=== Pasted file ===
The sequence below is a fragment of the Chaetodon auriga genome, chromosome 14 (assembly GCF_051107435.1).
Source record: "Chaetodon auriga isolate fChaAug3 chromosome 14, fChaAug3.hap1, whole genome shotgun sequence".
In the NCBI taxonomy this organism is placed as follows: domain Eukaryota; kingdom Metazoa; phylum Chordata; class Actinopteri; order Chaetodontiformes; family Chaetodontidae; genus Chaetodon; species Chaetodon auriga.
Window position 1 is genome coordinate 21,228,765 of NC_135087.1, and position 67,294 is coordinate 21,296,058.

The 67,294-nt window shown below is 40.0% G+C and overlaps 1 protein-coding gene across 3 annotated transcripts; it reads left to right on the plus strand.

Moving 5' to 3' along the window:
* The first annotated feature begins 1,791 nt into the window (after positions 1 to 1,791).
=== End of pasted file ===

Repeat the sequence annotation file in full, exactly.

The sequence below is a fragment of the Chaetodon auriga genome, chromosome 14 (assembly GCF_051107435.1).
Source record: "Chaetodon auriga isolate fChaAug3 chromosome 14, fChaAug3.hap1, whole genome shotgun sequence".
In the NCBI taxonomy this organism is placed as follows: domain Eukaryota; kingdom Metazoa; phylum Chordata; class Actinopteri; order Chaetodontiformes; family Chaetodontidae; genus Chaetodon; species Chaetodon auriga.
Window position 1 is genome coordinate 21,228,765 of NC_135087.1, and position 67,294 is coordinate 21,296,058.

The 67,294-nt window shown below is 40.0% G+C and overlaps 1 protein-coding gene across 3 annotated transcripts; it reads left to right on the plus strand.

Moving 5' to 3' along the window:
* The first annotated feature begins 1,791 nt into the window (after positions 1 to 1,791).